RT: But he’s also very measured in what anybody else would consider to be an outrageous intrusion.

Fabian: Outrageous. Absolutely. He’s very measured. But the firm is also called Hamlin, Hamlin, and McGill and I’m the Hamlin. Everything comes to me; it comes through me. I sit on top of a 125-employee law firm in Albuquerque. We have ties to the political class, the business class. I don’t have a problem getting a reservation in town. I don’t have a problem getting anything done in town. I’m not saying he’s king, but he certainly is in such a position that — you know what? If Jimmy wants to come in and fly off the handle and do his best Network speech? If that makes him happy, let him do that. Because, in the end of the day, things are going to go my way.

RT: Well, let’s talk about BillboardGate because Jimmy crosses a line there.

Fabian: Right, he does. Because now, all of a sudden, he’s no longer a clown. At that point now, he’s mixing it up with the man’s bottom line and no businessman tolerates that. That’s when things get serious. At the very end of the episode, when Howard’s the one who gets to go ahead and tell us all that this is a stunt, it’s that awfulness of, ‘Oh, I’ve been played and I played my part just like he wanted me to. I think Jimmy recognizes a fellow snake when he sees one. You don’t get to be the head of a company like this without also wielding soft power really well.

I think what’s interesting is to see Howard’s response. As you said before, he has this measured response when he’s talking, and we’ll see what his response is for Jimmy’s infraction — whether it’s measured or not. I don’t imagine that Howard’s the kind of person who’s going to leave his fingerprints on anything.

RT: What did you think of the billboard scene when you saw it?

Fabian: It was just thrilling. And him paying him off up there at the billboard, that’s the best thing because it speaks volumes about the guy he hired. The guy’s like, ‘I’ll give you 45 minutes and then I’m coming down off this damn thing,’ and he’s like, ‘Okay, just stay there! Just stay there!’ It’s so seat-of-your-pants and yet so completely well thought-out. It’s like a mousetrap, so you have to have admiration for it. There’s no doubt about it.

RT: The other scene I wanted to ask you about is the scene where Chuck goes outside to get the newspaper.

Fabian: Colin Bucksey is the director on that and he just won the Emmy last year for Fargo… I didn’t know how they were going to shoot that so I thought it was so awesome. It really conveyed a sense of confusion and panic and claustrophobia. It conveyed what’s going on in Chuck’s head really well…it’s a great sequence when he comes out of the house and the camera’s moving and he’s this! And this! And this! And the rock! And the money! And then they cut to the point of view of the woman in the house and the camera is perfectly still. It’s totally normal. And then there’s this lunatic in a space blanket running across the street. Hats off to Colin for being able to convey that.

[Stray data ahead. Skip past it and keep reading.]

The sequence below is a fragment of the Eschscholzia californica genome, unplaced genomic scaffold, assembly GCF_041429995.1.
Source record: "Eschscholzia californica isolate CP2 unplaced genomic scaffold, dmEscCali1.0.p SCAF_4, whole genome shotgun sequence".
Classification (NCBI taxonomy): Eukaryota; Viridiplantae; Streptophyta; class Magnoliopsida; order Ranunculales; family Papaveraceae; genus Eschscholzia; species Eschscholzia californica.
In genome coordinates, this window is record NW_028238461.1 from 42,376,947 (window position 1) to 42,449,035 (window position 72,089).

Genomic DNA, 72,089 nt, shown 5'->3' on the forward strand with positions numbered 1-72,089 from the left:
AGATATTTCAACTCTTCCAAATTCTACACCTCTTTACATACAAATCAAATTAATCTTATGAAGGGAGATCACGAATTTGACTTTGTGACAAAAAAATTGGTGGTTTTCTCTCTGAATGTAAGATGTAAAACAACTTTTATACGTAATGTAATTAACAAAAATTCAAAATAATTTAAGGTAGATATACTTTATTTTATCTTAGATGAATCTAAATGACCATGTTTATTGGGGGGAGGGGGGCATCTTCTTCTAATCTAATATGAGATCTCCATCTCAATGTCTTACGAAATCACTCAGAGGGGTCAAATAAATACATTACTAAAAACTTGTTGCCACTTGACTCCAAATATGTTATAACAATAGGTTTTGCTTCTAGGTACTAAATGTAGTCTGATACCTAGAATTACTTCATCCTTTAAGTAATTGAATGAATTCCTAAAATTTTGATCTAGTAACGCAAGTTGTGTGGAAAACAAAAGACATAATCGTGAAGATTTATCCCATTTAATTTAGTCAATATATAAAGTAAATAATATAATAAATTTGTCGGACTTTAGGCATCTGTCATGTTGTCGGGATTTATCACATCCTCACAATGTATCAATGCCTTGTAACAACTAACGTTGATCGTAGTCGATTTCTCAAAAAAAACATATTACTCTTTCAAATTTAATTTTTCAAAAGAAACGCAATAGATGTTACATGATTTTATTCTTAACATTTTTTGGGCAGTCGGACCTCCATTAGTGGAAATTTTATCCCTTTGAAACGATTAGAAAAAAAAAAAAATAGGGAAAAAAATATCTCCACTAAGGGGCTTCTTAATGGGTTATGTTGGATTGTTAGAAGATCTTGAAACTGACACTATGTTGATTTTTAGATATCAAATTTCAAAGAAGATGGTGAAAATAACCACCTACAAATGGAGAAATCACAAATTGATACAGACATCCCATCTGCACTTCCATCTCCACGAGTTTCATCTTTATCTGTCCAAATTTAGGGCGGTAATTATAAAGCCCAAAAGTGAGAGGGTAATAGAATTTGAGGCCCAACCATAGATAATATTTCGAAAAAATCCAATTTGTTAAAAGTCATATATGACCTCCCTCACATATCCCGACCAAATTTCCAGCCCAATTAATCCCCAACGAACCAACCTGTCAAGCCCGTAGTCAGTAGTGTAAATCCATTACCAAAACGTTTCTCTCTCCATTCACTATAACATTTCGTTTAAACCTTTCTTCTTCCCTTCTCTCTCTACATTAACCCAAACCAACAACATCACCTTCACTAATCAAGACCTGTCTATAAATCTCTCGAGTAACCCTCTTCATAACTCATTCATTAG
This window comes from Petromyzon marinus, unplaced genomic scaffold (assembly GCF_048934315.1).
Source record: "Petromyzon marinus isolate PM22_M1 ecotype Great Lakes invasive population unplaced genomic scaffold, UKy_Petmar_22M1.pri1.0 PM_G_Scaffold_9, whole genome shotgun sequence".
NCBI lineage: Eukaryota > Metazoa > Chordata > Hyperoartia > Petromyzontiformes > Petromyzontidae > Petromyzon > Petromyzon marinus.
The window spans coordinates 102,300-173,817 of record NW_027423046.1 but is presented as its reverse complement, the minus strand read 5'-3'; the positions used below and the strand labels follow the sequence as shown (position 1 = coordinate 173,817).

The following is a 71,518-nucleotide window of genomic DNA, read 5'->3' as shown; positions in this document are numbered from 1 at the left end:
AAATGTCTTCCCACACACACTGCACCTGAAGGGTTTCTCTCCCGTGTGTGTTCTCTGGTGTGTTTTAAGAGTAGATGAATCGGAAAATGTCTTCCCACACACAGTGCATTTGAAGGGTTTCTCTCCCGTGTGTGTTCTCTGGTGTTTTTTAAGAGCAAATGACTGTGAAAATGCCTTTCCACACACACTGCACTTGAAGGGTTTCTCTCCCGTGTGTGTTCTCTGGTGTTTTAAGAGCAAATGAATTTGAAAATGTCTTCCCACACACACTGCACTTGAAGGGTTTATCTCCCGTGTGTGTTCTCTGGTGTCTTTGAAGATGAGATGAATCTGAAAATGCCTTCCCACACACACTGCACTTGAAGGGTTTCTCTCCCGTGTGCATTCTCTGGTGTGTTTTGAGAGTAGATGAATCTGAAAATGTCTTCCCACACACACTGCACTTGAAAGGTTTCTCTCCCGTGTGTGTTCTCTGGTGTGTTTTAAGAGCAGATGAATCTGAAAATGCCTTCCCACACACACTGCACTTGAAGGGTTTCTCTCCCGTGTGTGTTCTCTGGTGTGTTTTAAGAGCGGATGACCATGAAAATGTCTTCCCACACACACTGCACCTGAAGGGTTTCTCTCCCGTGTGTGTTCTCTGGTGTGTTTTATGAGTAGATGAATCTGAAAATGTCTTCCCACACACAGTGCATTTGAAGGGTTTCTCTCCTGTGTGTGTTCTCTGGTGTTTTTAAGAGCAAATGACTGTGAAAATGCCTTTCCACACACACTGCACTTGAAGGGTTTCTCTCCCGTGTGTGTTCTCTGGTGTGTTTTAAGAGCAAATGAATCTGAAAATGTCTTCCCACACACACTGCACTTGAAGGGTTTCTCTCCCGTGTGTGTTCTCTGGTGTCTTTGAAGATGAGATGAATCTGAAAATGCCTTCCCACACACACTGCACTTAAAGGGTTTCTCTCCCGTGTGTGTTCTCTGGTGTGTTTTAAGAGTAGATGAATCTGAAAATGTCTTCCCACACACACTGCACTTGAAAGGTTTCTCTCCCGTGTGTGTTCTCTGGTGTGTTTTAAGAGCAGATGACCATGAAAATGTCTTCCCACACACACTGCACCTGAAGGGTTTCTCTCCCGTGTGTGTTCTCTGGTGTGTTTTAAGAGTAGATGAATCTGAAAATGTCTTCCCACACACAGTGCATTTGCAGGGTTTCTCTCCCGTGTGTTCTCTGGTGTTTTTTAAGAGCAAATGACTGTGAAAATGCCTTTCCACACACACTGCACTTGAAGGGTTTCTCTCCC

And that’s what I’m talking about when I say we’re in good hands. I come to the table, as any actor does, with ideas and preconceived notions of what the scene is about, how I fit into it — and then you get somebody like Colin there who’s on the spot to say, ‘Uh huh, well… let’s think about this.’ And, ‘How about this color?’ ‘Well, what if we try this?’ And he was good at helping me be more reserved.

Especially that scene where I bring him to the billboard. At first I’m like, ‘He must be really agitated,’ and Colin goes, ‘No, no, no, no, no. He’s looking for answers — and he probably already has them.’ It’s more puzzlement because clearly I still have all the cards and the money and the guns, so what does Jimmy hope to gain by it? It’s almost like a head shake. I’m like, ‘Oh, poor Jimmy, wasting his time and money on something that is clearly not going to work for him,’ Until it does by getting him on the news. It is being outsmarted. I think that at the end when you see Kim smile — Howard doesn’t see Kim smile — when she says that line, ‘Everyone loves a hero,’ there’s something about the way she says it that gets Howard’s antenna up.

RT: One time when Jimmy goes to visit Chuck, he realizes that Howard had been there too. Now, I’m interpreting this as Howard has a fondness for Chuck, which I think gives Howard’s character some depth beyond the smarmy lawyer type. But how are viewers responding to your character?

Fabian: Jimmy called me Lord Vader, so clearly I’ve got something up his butt about me. But my actions to this point haven’t necessarily warranted that which means that there is something in the past that has yet to be revealed that does warrant it. But as you mention, when Jimmy discovers that I had gone over to Chuck’s, it sort of throws him. ‘Howard grounded himself?’ And Chuck’s answer, which is so great, is, ‘Well, of course. I’m not a recluse!’ Then, all of a sudden, it puts Jimmy on the outside of being like, ‘Well, maybe I’m the only one seeing this as a weird thing. Everybody else seems to be saying that it’s okay.’

That’s all worldview and point-of-view stuff. But to answer your question directly, I’ve gotten a lot of tweets from people saying, ‘Wow, you’re an a-hole,’ or ‘You look good, but you’re a dick inside.’ That sort of thing. But that’s okay. Guess what? I still wear the best suits on TV and that’s revenge.

RT: You know that now, forever, you will receive gifts in Hamlindigo Blue.

Fabian: Hamlindigo Blue! My tombstone will be Hamlindigo Blue!

Better Call Saul returns to AMC next Monday, Mar. 2, at 10 pm with its fifth episode, ‘Alpine Shepherd Boy.” See reviews for “Hero” here.